Pre-Term Deliveries Associated with Future Risk of Cardiovascular Events Interview with
Prof. Eyal Sheiner MD PhD
Senior Obstetrician

Soroka Medical Center, Israel What are the main findings of the study?

Dr. Sheiner: The study was aimed to investigate whether a history of preterm delivery (PTD) poses a risk for subsequent maternal long-term cardiovascular morbidity.

During the study period 47,908 women met the inclusion criteria; 12.5% (n=5992) patients delivered preterm. During a follow-up period of more than ten years, patients with PTD had higher rates of simple as well as complex cardiovascular events and higher rate of total cardiovascular related hospitalizations. A linear association was found between the number of previous PTD and future risk for cardiovascular hospitalizations (5.5% for two or more PTD, 5.0% for one PTD vs. 3.5% in the comparison group; P<0.001). The association remained significant for spontaneous vs. induced PTD and for early (<34 weeks) as well as late (34-36+6 weeks) PTD. In a Cox proportional hazards model that adjusted for pregnancy confounders such as labor induction, diabetes mellitus, preeclampsia and obesity, PTD was independently associated with cardiovascular hospitalizations (adjusted HR 1.4, 95% CI 1.2-1.6). Were any of the findings unexpected?

Dr. Sheiner: The link between pregnancy complications and future risk for cardiovascular disease (CVD) has been previously studied with a specific focus on preeclampsia and gestational diabetes mellitus. This evidence led to recent recommendations published by the American heart association, including preeclampsia and gestational diabetes mellitus in the guidelines for the preliminary risk evaluation for CVD in women.  The association between PTD and subsequent cardiovascular complication was not established previously and PTD was not part of the recommended risk-assessment. What should clinicians and patients take away from your report?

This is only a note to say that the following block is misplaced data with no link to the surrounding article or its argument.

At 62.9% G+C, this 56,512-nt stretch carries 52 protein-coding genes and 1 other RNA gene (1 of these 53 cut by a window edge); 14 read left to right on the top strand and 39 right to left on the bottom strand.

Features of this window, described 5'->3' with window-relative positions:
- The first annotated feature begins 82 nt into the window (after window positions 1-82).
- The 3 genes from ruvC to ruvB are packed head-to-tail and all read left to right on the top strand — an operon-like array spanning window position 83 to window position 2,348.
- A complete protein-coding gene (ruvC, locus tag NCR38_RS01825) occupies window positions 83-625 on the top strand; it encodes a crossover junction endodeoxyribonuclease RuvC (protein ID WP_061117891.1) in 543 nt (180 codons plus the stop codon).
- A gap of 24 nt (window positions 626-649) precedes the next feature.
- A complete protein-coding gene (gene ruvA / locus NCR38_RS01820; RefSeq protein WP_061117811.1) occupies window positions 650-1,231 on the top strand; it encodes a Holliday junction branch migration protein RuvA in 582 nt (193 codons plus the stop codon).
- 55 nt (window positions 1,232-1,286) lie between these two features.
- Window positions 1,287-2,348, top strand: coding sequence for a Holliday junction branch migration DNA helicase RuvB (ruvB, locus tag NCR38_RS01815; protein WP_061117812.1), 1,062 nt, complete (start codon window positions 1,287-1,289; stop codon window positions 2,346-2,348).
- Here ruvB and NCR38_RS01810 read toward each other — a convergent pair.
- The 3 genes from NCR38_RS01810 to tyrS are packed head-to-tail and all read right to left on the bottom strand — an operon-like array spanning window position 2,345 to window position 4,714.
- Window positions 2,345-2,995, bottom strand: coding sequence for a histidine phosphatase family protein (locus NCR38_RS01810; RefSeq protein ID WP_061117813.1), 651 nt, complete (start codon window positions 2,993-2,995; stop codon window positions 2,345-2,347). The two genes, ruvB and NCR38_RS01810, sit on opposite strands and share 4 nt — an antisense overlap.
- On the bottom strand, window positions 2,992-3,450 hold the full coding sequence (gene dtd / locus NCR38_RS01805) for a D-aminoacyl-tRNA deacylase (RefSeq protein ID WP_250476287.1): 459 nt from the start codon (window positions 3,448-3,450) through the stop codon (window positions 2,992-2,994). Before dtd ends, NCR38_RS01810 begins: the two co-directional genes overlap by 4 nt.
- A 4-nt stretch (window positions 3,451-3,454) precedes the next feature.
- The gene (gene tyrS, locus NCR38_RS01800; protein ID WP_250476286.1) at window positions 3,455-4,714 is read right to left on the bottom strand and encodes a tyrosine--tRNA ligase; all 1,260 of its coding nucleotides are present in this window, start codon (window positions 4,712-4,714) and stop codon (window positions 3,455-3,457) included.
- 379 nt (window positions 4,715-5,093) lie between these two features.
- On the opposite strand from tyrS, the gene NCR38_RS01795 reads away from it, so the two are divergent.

Dr. Sheiner: In assessing a patient’s risk for cardiovascular disease, the clinician may consider pregnancy with an adverse outcome to represent the equivalent of a physiologic stress test for the purpose of future risk assessment.

Women who previously have experienced preterm delivery might benefit from cardiovascular risk screening that could lead to early detection and perhaps secondary prevention of cardiovascular disease. What recommendations do you have for future research as a result of this study?

Dr. Sheiner:  Further large population based studies are needed to verify PTD as a risk for long term cardiovascular morbidity, and accordingly PTD should also be suggested to be part in the guidelines for the preliminary risk evaluation for CVD in women.


An association between preterm delivery and long-term maternal cardiovascular morbidity

Kessous R, Shoham-Vardi I, Pariente G, Holcberg G, Sheiner E.
Department of Obstetrics and Gynecology, Faculty of Health Sciences, Soroka University Medical Center, Ben-Gurion University of the Negev, Beer-Sheva, Israel.

Am J Obstet Gynecol. 2013 Jun 22. pii: S0002-9378(13)00530-9. doi: 10.1016/j.ajog.2013.05.041. [Epub ahead of print]

Last Updated on July 18, 2013 by Marie Benz MD FAAD